Jajuan Henderson Credit: Family photo

Last month, Black, unarmed Jajuan Henderson, was shot and paralyzed while sitting in a parked car after retrieving an iced tea, by Trenton police officers and the body camera footage still hasn’t been released. Salvation and Social Justice calls for the release the body camera footage.

The Attorney General’s directive from 2021 is that body camera footage should be released–upon request–within 20 days of the encounter. Critically, no body camera footage has been released to date and Henderson’s family has filed a lawsuit seeking accountability and justice for their son and brother.  

Salvation and Social Justice says the City of Trenton should immediately develop a Civilian Complaint Review Board vested with subpoena power and the New Jersey Legislature must develop a decertification and licensing process; codify the Attorney General’s Use of Force Directive and fund community led alternatives to police for non violent behavioral health and quality of life issues.

“Mr. Henderson’s terrible encounter with the Trenton Police Department shines a spotlight on the predatory nature of policing throughout the state. He wasn’t committing a crime. Yet he was attacked and shot by a group of police officers in unmarked cars, dressed in all black with ski masks. This situation is yet another prime example of why we need meaningful police accountability measures,” said the Rev. Dr. Charles F. Boyer of Salvation and Social Justice and pastor of Greater Mount Zion African Methodist Episcopal Church in Trenton.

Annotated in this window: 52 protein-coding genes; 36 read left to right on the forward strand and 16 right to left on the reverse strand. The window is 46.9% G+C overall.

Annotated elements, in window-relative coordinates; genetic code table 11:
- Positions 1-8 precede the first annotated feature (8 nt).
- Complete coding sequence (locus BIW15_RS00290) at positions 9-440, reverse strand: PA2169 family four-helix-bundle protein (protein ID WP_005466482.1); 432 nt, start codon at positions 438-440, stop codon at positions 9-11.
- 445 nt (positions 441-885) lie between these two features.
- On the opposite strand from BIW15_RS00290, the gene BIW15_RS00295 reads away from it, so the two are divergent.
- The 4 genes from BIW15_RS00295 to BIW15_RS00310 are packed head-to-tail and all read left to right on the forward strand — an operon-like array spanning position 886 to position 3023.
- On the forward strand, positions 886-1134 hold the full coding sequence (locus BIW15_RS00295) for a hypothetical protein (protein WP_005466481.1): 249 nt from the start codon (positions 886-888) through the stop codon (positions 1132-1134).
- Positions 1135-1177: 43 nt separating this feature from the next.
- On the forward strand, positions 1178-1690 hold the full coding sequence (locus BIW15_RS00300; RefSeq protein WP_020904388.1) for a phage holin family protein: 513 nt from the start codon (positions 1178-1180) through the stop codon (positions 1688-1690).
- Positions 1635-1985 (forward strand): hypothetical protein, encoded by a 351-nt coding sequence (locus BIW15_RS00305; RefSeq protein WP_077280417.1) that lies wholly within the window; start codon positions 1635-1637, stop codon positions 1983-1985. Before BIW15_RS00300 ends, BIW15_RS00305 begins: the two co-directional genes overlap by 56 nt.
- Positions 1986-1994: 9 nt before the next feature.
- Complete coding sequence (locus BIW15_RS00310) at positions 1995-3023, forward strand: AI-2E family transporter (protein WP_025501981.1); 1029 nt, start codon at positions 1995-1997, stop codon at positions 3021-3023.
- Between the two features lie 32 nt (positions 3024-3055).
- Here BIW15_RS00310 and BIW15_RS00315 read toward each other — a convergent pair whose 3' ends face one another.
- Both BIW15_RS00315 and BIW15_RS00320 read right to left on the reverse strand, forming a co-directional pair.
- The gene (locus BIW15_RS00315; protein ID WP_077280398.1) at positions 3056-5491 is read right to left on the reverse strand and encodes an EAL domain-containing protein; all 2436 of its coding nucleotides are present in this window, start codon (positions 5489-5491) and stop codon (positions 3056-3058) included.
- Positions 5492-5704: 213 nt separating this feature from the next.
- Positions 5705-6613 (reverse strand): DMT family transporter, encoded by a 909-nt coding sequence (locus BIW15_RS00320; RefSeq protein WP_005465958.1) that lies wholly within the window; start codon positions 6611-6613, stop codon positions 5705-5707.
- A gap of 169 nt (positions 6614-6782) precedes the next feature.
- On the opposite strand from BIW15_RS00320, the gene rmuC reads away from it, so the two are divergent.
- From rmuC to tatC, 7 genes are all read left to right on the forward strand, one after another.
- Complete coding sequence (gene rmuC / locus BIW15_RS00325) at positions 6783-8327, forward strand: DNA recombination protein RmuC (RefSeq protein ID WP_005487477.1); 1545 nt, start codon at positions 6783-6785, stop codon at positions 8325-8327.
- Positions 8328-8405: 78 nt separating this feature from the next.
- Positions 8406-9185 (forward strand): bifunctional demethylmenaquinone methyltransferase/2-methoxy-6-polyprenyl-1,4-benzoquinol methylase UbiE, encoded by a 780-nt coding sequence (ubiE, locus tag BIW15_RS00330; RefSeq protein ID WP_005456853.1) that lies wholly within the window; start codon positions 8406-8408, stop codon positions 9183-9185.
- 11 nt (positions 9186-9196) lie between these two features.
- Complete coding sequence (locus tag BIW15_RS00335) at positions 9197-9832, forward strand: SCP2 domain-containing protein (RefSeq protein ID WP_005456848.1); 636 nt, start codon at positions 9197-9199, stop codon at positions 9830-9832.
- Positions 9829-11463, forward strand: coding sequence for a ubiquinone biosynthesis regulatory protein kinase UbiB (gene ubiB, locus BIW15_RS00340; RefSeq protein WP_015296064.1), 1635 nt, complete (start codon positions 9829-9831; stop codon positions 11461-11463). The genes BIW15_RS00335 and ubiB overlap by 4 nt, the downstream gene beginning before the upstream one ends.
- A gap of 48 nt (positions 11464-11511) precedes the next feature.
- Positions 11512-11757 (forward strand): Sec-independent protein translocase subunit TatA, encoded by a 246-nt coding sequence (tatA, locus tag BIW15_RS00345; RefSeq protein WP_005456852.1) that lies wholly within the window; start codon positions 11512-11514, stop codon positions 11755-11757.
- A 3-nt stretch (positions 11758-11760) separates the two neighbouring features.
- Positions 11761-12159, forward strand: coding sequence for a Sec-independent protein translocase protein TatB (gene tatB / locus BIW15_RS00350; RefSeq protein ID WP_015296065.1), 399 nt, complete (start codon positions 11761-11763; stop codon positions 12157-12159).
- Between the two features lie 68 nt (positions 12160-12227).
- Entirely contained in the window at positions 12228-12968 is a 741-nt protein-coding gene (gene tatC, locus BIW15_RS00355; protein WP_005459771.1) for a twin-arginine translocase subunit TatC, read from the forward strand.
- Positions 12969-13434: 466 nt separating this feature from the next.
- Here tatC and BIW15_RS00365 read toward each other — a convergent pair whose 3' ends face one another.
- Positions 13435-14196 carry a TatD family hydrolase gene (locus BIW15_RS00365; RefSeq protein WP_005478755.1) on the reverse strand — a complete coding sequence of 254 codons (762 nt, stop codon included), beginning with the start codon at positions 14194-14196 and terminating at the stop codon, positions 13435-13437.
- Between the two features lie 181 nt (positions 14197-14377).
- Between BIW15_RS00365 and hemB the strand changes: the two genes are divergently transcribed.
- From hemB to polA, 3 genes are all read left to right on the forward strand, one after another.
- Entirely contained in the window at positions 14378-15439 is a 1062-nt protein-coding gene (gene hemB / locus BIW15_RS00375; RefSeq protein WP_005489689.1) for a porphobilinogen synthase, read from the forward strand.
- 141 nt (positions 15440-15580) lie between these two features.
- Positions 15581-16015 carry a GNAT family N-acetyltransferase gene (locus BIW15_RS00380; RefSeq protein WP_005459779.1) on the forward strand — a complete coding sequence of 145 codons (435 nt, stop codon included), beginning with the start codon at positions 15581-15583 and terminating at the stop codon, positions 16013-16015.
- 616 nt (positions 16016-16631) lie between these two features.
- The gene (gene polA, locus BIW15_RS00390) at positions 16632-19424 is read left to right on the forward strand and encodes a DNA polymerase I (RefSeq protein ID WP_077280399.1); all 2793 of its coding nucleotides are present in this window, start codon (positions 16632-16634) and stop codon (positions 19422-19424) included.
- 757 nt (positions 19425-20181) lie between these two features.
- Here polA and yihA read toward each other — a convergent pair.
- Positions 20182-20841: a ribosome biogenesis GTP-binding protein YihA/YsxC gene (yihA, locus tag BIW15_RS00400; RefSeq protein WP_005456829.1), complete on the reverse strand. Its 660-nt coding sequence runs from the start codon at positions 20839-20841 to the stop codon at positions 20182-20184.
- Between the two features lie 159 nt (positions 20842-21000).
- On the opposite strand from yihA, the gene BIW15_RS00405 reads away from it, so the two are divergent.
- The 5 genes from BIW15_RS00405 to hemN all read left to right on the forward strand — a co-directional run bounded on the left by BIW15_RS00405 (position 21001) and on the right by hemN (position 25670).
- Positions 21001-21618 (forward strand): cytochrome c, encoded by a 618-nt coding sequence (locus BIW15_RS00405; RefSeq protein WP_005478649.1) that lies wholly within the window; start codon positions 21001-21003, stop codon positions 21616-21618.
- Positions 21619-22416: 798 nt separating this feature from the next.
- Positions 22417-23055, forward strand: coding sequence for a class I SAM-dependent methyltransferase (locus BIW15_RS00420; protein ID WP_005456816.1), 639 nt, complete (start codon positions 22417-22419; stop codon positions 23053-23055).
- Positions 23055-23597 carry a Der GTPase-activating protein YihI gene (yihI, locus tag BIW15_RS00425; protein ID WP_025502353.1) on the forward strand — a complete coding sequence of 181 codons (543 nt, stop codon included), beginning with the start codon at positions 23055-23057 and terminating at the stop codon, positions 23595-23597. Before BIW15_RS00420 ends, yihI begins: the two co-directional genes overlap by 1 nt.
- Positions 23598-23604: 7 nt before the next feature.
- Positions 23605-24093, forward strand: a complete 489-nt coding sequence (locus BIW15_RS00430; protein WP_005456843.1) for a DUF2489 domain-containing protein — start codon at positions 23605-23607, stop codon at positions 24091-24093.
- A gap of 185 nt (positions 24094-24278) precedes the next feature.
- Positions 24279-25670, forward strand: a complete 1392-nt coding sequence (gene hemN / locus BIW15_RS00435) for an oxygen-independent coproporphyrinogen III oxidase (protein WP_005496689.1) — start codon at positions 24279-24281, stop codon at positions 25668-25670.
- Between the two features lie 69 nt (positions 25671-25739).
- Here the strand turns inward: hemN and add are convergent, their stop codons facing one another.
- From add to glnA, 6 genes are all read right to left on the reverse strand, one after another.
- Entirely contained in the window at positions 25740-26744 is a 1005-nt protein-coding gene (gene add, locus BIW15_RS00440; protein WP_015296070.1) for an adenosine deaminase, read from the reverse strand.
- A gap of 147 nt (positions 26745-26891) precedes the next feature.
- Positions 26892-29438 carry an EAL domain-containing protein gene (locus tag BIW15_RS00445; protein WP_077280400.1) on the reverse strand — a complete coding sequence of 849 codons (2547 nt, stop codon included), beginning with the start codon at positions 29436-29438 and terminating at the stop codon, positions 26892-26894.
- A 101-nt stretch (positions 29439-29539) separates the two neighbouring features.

“The church can no longer sit idly and just pray for better days. We must advocate together, forsaking denomination, and demand police accountability and transparency. Mr. Henderson, his family, and the citizens of Trenton deserve justice and it is the job of the City of Trenton to deliver it,” from Pastor John Taylor of Friendship Baptist Church in Trenton, NJ. “Now is the time for accountability!”

“Being a black man in a car at night does not warrant lethal use of force, and being a police officer shouldn’t mean that you are immune from accountability,” said Trenton NAACP Vice President Kadja Manuel “Mr. Henderson’s encounter with the Trenton Police Department shines a spotlight on the nature of policing throughout the state. He wasn’t committing a crime, yet he was attacked by a group of unidentified police officers in unmarked cars, dressed in all black with ski masks.

Trenton officials have not commented on the situation and have reportedly say the investigation is ongoing.

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